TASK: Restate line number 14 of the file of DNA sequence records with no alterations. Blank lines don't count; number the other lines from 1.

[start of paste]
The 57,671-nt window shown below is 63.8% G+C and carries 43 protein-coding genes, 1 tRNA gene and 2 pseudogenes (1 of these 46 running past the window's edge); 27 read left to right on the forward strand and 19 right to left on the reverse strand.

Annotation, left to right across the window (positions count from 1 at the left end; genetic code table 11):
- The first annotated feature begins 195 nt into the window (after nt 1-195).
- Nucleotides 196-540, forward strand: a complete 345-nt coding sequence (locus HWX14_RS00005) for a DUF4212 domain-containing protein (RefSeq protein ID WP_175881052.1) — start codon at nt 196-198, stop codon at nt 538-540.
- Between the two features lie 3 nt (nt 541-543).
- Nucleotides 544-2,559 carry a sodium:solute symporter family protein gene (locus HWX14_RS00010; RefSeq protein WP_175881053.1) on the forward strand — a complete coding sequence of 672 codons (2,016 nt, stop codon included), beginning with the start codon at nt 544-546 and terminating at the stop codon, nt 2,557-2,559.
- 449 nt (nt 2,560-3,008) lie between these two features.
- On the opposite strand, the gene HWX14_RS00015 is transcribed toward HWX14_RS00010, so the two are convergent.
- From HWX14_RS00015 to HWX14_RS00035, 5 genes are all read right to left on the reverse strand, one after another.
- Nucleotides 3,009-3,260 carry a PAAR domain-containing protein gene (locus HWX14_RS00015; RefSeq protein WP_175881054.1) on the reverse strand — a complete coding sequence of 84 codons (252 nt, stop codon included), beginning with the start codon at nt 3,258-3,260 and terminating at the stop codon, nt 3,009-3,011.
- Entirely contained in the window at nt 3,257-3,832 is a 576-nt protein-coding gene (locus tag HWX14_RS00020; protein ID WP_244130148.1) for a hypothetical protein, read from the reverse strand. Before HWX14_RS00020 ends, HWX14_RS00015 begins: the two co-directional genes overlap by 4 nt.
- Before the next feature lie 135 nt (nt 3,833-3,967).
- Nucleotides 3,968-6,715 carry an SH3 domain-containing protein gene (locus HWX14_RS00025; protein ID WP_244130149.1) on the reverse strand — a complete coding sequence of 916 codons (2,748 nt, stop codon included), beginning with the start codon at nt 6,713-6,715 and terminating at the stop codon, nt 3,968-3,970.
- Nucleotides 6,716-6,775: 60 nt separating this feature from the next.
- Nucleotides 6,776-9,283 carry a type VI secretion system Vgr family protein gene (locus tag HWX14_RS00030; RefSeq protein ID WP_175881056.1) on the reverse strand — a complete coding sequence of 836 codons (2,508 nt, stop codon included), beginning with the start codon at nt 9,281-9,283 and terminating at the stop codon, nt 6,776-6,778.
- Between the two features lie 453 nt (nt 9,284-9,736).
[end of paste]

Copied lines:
- Nucleotides 6,716-6,775: 60 nt separating this feature from the next.